His long presidency was characterized by the constant dismantlement of the pillars that were the foundation of the revolution of Sankara, and it quickly became a powerful oppressive regime, especially against the supporters of Sankara. In line with a long tradition of African democracies which are democracies only by appearance, he managed to keep the opposition fragmented by incarcerating or – if necessary – bribing the opponents with positions of power.

    The economic policy as well went in the opposite direction than those put in place by Sankara: Compaorè reactivated and favoured private initiatives and encouraged foreign investments. On the international level, he strengthened the relationship with France and western countries, and complied with their requests: when in 1995 François Mitterand insisted on the democratization of Africa, for example, he was ready to call multiparty elections and start the renovation of the Constitution (which was launched on June 2, 1995). In 1991, he won the elections with 86.1% of favourable votes, and obtained a similar overwhelming majority in the following elections, while countless people were arrested, tortured, and political opponents considered “non-assimilable” were made disappear.  The political murders attributed to the Compaorè regime are 110.

    In the meantime, poverty kept growing; so did the backwardness of the rural areas and the disparity between cities and the rest of the country, so much that in 2010-2011 approximately half of the Burkina population had been living under the poverty line, with less than 2 dollars per day. For the first time, this resulted in a popular insurgence in the first half of 2011, with massive popular protests. It was the first time Compaorè feared to lose power. He managed to overcome the crisis but, shortly after, he had to face a new problem: according to the current Constitution, he could not run in the 2015 elections. His political entourage managed to hold a referendum that would allow the president to run again.

    On October 21, 2014, the regime made its worst political error: it was announced that no referendum would have taken place but instead, the National Assembly would have voted the modification to the Constitution. It was the spark that started the mass protest: on October 28, one million people marched in the Ouagadougou capital. Two days after, on October 30, the morning when the constitutional vote was supposed to take place in the Parliament, the insurrection became violent. The crowd attacked the building and devastated it.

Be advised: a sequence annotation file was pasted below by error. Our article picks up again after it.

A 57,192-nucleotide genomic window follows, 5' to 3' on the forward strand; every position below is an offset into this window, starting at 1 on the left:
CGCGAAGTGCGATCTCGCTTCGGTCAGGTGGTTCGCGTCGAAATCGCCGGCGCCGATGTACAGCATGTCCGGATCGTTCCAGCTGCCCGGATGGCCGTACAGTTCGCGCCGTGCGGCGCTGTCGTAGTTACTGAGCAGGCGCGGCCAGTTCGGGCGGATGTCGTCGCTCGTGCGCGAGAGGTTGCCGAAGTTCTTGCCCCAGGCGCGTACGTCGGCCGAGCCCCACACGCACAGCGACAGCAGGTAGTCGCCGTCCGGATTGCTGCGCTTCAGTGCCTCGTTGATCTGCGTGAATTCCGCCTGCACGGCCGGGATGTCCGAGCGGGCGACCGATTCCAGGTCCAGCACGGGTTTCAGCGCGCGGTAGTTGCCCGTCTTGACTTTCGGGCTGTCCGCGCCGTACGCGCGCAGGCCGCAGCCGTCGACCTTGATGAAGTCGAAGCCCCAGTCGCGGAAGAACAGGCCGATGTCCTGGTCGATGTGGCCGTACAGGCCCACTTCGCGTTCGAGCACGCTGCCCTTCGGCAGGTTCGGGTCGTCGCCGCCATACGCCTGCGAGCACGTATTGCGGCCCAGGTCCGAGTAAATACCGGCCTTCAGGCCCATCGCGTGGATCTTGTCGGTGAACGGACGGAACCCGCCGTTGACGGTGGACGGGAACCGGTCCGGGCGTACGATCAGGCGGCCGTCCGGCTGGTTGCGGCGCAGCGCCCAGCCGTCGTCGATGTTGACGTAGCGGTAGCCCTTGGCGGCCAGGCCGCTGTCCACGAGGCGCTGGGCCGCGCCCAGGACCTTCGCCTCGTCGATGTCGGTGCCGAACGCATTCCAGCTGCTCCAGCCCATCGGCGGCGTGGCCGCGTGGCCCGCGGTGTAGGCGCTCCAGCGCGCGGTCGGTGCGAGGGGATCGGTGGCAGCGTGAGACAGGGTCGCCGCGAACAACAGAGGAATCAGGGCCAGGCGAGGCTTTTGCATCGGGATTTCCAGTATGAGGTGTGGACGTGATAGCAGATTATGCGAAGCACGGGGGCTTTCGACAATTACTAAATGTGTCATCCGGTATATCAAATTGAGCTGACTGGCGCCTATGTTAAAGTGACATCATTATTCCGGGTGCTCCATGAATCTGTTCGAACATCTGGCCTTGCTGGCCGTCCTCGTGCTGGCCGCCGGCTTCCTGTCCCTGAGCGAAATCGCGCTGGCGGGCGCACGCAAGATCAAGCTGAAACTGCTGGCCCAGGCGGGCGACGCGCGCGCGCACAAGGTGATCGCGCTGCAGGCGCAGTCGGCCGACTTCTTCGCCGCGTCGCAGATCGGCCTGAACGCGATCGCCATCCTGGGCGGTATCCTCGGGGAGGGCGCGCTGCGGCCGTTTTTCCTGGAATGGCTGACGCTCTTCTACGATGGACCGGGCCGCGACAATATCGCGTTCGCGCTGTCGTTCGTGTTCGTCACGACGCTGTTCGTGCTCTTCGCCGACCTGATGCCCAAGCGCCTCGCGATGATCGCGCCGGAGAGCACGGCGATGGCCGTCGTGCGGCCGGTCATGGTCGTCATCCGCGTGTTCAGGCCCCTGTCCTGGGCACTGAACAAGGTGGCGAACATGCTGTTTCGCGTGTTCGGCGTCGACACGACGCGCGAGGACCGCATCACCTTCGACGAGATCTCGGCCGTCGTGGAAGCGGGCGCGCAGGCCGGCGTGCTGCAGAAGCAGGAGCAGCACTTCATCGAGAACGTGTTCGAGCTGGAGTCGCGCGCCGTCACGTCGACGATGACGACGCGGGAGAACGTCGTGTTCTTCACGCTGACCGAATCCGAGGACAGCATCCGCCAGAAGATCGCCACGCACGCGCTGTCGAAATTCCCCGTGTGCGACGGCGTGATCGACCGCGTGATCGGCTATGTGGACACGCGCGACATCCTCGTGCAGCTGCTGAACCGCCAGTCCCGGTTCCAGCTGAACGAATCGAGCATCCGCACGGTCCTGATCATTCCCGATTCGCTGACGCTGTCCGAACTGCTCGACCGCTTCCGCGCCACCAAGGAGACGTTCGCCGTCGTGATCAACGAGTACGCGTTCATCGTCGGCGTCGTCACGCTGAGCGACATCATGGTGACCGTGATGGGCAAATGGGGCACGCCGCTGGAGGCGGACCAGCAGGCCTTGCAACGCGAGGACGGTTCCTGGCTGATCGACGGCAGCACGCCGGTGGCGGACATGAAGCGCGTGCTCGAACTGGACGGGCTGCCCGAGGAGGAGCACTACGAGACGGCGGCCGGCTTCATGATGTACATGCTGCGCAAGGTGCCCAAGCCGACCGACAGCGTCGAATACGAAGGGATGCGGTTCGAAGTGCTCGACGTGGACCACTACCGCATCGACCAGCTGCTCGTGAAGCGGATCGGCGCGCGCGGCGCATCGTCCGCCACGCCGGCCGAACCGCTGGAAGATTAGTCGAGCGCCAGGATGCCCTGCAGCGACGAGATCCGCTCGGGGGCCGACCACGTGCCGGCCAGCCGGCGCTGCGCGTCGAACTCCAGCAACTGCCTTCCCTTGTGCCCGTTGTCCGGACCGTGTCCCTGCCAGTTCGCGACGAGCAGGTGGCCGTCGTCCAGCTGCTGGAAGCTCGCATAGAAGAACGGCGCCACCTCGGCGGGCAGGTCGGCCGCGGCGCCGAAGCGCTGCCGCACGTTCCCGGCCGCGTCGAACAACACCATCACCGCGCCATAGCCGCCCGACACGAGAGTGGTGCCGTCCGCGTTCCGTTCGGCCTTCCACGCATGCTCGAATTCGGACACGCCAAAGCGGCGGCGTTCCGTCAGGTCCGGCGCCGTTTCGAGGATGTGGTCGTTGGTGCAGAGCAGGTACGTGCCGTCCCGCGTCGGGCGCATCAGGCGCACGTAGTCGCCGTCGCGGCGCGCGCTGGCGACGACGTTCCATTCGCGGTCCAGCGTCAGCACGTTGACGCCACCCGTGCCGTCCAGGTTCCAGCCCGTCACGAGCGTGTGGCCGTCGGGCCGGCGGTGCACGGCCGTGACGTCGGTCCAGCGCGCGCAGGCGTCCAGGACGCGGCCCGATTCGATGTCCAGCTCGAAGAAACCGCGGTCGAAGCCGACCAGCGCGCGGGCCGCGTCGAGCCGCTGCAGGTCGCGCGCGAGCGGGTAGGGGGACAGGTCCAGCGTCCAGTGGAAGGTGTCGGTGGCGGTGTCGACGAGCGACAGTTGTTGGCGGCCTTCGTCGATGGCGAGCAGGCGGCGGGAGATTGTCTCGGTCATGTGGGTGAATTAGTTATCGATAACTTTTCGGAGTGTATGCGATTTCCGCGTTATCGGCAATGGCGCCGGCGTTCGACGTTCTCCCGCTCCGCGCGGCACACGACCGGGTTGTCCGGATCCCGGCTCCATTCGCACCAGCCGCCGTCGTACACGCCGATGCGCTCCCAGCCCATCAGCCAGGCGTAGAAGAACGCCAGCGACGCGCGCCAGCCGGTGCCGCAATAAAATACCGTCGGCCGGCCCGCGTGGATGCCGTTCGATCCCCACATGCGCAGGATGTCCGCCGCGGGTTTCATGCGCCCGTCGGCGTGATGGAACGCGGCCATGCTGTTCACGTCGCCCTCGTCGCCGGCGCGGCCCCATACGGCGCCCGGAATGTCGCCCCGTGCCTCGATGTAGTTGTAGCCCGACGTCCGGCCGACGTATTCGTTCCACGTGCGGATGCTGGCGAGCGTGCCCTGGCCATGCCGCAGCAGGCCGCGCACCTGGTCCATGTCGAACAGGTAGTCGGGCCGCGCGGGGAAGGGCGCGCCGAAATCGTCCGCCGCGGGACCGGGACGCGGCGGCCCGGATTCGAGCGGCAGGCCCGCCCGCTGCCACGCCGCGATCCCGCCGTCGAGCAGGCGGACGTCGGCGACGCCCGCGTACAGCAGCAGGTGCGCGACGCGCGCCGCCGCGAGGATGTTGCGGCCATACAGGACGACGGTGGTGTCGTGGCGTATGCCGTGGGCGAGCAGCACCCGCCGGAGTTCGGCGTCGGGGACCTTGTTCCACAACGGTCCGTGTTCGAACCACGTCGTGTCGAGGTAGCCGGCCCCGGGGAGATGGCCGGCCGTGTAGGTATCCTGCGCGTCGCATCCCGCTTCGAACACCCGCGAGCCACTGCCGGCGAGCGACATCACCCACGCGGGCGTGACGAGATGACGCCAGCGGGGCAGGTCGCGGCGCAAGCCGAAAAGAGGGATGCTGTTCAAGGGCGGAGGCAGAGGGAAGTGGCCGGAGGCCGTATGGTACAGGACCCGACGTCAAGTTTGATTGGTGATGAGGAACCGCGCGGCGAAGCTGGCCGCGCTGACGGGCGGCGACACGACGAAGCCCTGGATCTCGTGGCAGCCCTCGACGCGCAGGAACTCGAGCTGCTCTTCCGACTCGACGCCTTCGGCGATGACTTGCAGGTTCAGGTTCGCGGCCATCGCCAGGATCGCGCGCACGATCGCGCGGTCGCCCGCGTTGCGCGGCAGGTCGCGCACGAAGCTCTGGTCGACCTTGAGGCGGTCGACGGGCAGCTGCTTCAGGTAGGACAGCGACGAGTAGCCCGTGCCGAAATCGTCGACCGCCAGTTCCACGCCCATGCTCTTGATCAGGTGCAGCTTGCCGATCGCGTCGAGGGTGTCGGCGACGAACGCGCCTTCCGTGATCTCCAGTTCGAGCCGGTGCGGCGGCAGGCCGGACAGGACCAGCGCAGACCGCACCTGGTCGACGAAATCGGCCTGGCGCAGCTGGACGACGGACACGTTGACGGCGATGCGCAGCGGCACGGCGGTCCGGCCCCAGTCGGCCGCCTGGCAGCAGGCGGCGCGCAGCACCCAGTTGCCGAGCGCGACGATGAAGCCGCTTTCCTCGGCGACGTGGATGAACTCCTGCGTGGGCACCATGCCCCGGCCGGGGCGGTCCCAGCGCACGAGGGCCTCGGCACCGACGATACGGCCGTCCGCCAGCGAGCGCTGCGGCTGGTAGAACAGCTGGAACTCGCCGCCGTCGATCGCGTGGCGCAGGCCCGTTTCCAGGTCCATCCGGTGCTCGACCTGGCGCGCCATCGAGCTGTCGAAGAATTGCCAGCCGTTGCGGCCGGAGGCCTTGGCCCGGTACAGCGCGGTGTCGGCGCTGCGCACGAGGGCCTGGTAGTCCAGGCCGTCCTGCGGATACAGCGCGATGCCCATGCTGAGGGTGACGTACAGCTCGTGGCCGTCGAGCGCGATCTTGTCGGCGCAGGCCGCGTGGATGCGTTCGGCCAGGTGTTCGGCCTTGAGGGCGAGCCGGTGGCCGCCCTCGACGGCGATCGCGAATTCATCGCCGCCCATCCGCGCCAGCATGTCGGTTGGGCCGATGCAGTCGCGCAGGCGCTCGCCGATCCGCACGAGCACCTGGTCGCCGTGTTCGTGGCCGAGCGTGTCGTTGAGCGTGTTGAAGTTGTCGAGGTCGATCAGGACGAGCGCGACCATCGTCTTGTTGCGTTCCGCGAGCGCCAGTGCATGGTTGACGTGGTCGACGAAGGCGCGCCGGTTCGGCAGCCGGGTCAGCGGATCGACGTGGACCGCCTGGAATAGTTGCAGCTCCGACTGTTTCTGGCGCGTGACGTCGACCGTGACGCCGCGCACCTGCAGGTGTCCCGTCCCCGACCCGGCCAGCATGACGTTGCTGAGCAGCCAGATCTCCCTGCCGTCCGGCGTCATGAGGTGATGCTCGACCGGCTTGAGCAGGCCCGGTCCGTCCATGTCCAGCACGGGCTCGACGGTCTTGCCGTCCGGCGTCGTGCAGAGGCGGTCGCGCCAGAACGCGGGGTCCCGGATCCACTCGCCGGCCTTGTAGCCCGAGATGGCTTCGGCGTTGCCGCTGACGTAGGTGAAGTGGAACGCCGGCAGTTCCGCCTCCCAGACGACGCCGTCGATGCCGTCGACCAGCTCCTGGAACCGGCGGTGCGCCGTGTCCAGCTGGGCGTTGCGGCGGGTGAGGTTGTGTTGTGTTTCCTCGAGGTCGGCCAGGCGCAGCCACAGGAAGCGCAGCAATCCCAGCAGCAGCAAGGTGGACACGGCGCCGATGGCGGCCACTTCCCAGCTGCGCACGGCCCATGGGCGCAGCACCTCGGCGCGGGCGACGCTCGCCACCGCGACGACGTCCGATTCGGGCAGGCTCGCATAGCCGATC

The following day Compaorè fled to the Ivory Coast. Governmental power was taken by the army, to run the transition towards new elections. However,  on September 16, 2015, shortly before the vote scheduled for October 11, the RSP (the presidential Guard, a special body created by Compaorè) attempted a coup. The coup failed thanks to the mobilisation of the Republican army which forced the RSP to stand down.

    The transitional government was restored, and new elections were held on November 29, 2015. Roch Marc Christian Kaboré won the elections, and he later was confirmed for a second mandate in the elections of 2020. He assumed office on January 16, 2016.

    Three days later, in the capital, the first terrorist attack in the history of Burkina Faso was recorded. It was the beginning of the terrorist period which resulted in the current situation in only five years.

    Key figure or organization

    In May 2020, at last, the Thomas Sankara monument was revealed to the public, 33 years after his murder.  The statue was placed in the exact spot where the murder took place. To be precise, however, it is necessary to say that this was the second version of the sculpture. The first version, inaugurated in October 2019, was not well received because of its poor resemblance to the charismatic leader of Burkina Faso.

    According to the sculptor, Jean-Luc Bambara, to spoil the success of the first version were the short deadline and the technique that was used, the lost-wax casting bronze, which was not suitable to the high temperatures of Ouagadougou. The six ministers who attended the ceremony announced that the initiatives to honour the memory of Sankara will not end with the monument. A project to realize a memorial to celebrate the great African leader, dead when only 37 years old, is in the works.

     

    FOCUS 1 – The trial, 34 years later.

    It is not just about verifying that the traitorous friend committed murder to get the power. The trial for the assassination of Thomas Sankara will also reveal much more complex and wider details and implications. The elements in the hands of the judges indicate a disturbing and ramified international conspiracy.

    There is, in fact, much anticipation for the trial starting in October 11, 2021, on the assassination of the President of the Republic of the time and of his 12 close collaborators, which happened on October 15, 1987. As expected, the main suspect is Blaise Compaoré, the successor of Sankara to the presidency.

    In recent years, France submitted some files from its archives to the Burkina Faso magistrates. Those files were kept under State secret for a long time. The documentation was submitted to the judges, the last batch in March 2021. It could unveil a wide international conspiracy that involves not only Liberia and the Ivory Coast but also Gheddafi’s Libya and France itself, and possibly the American CIA. 11 suspects will be tried along with Blaise Compaorè.

     FOCUS 2 – Child soldiers, here as well.

    They are about 12 to 14 years old. According to the UN and the NGOs that operate in the country, they are exploited to massacre hundreds of civilians. A tragedy in the tragedy: the number of minors recruited by armed groups in Burkina Faso has seen a five-times increase in 2021 compared to the year before. With the growing violence in the African country, the recruitment of child soldiers by jihadist fighters grows with it.

    Even during the most severe attack happened in the country in 2015, the massacre of Solhan, the majority of the attackers were children. This cost of this massacre was the life of 160 people. It happened between June 4th and 5th in the north of the country, not far from the border with Niger.